The Home of Steven Barnes
Author, Teacher, Screenwriter

Monday, October 08, 2007

Esowon Bookstore needs your help

Esowon bookstore in the Leimert Park area of Los Angeles is having the same troubles independent bookstores across the country have faced for years. Specializing in black-themed material, Esowon has been a friend for a long long time. If any of your friends or family would appreciate books dealing with art, history or drama of the African Diaspora, I’d suggest stocking up for Christmas now, and doing your shopping at this fine small store.
I find myself grimly amused that many of the same people who are stalwart Nationalists also seem to believe that Privatization is the way to go. That’s odd to me. Give more power to corporate interests? Unfettered capitalism? Privatize the Military? School vouchers? Sure.

But do you really think that Corporations give a rat’s ass about national boundaries? Aren’t they eager to place their assets offshore? Go wherever labor is cheapest, natural resources most plentiful, and taxes lowest? Multinational corporations are, I think, one of the strongest forces that will reduce the primacy of governments as geopolitical forces. Hell, they’ve even got their own armies now. And they are composed of the same rapacious human beings that run governments. With no allegiance to anything except increasing return. Go ahead. Turn over your security and education to the very powers most antagonistic to the concept of government. Watch and see what happens.

Are you gonna say “oops!?” or what..?
I tried something a little different last week: running and FlowFit. Decided I wanted to ramp up my cardio a little. Tananarive has been running at a little track a few minutes’ walk from the house, so I could combine fitness and a bit of family time. Cool. But I decided to do one rep of FlowFit for ever lap. This is because my Bruiser Gama Cast Work is intense now (9 sets of 12 reps, starting one set every 120 seconds) and I could feel that the 15 sets of FF were, in combination with my other work, pushing the edge of recovery a little much. But what if I combined them with running..?

Well…it felt strange. Really, really strange. FF does odd things to your breathing, contracting and twisting your body in every which way. It is a really odd interruption of the rhythm you’re trying to develop for running, and heightens the exertion considerably. On the other hand…due to Coach Sonnon’s rather brilliant choreography, FF takes your body through the “Six Degrees of Freedom” that break the chains of emotional and physical stress. So it’s like stretching once a lap. Without letting your heartbeat calm completely. So there is also an aspect of the Tabata protocol, known as one of the most efficient means of increasing cardio fitness. That is: wind sprints.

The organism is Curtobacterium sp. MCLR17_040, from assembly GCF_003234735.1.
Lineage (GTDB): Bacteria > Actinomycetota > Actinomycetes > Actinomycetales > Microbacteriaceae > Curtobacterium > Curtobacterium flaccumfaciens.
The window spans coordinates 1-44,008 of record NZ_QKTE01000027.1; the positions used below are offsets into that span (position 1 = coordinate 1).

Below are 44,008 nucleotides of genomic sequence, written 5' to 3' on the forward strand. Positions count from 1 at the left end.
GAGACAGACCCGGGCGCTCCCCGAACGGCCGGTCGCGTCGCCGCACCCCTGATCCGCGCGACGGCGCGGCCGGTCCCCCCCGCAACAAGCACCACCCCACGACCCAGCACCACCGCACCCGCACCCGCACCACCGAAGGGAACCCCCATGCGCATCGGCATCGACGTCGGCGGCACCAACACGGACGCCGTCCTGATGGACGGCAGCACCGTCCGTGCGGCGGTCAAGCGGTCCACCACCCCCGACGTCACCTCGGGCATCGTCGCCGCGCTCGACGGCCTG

Also, of course, running is primarily a lower-body activity. FF 2 engages the upper body considerably, evening out the level of stress, allowing you to push your heart while under a lower perceived level of exertion.

I have no idea where this is going, just thought I’d report back that the effects were really odd. I felt different—good different—all day. More powerful at yoga. More focused on my work. Placebo effect, maybe. But my entire body felt extremely compact, light, energetic, and flexible. Very strange for a single exercise to shift that much subjective experience.

I’m just scratching the surface here, of course, but it sure felt interesting.
Steve Perry wondered what Bruce Lee’s speed would do against Serak’s phenomenal use of center line. It always depends upon the relative skill of the practitioners, of course, but assuming the defender has the ability to attack with smooth explosive and penetrative precision, then unless the attacker also has a fine sense of center line, I would expect Serak to do just fine. The Serak player’s job would be to keep that floating center line active, so that the attacker can’t change lines and angles to nullify the advantage: you can’t be a static fortress, or you’ll get flanked.

But then, it’s a paper-rock-scissors world, isn’t it? As Bruce slowed with age, timing and positioning would HAVE to compensate. We know he had Wing Chun, and sufficient practical experience to learn whatever he needed to know. And advanced experts in any martial art start looking more and more alike in approach.

Different roads up the same mountain, as it were.